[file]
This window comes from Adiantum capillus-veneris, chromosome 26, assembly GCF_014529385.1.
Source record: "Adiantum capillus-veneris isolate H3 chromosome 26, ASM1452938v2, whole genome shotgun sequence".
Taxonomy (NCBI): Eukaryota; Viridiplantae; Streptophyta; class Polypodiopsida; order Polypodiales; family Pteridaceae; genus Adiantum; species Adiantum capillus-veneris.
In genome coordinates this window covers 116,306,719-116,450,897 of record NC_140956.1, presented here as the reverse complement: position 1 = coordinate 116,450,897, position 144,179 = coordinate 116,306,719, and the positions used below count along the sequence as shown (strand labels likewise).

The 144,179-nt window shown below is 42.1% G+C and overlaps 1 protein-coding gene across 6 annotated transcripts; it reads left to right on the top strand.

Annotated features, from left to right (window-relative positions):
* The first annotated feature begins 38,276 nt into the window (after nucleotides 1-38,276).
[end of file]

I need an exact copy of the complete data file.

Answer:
This window comes from Adiantum capillus-veneris, chromosome 26, assembly GCF_014529385.1.
Source record: "Adiantum capillus-veneris isolate H3 chromosome 26, ASM1452938v2, whole genome shotgun sequence".
Taxonomy (NCBI): Eukaryota; Viridiplantae; Streptophyta; class Polypodiopsida; order Polypodiales; family Pteridaceae; genus Adiantum; species Adiantum capillus-veneris.
In genome coordinates this window covers 116,306,719-116,450,897 of record NC_140956.1, presented here as the reverse complement: position 1 = coordinate 116,450,897, position 144,179 = coordinate 116,306,719, and the positions used below count along the sequence as shown (strand labels likewise).

The 144,179-nt window shown below is 42.1% G+C and overlaps 1 protein-coding gene across 6 annotated transcripts; it reads left to right on the top strand.

Annotated features, from left to right (window-relative positions):
* The first annotated feature begins 38,276 nt into the window (after nucleotides 1-38,276).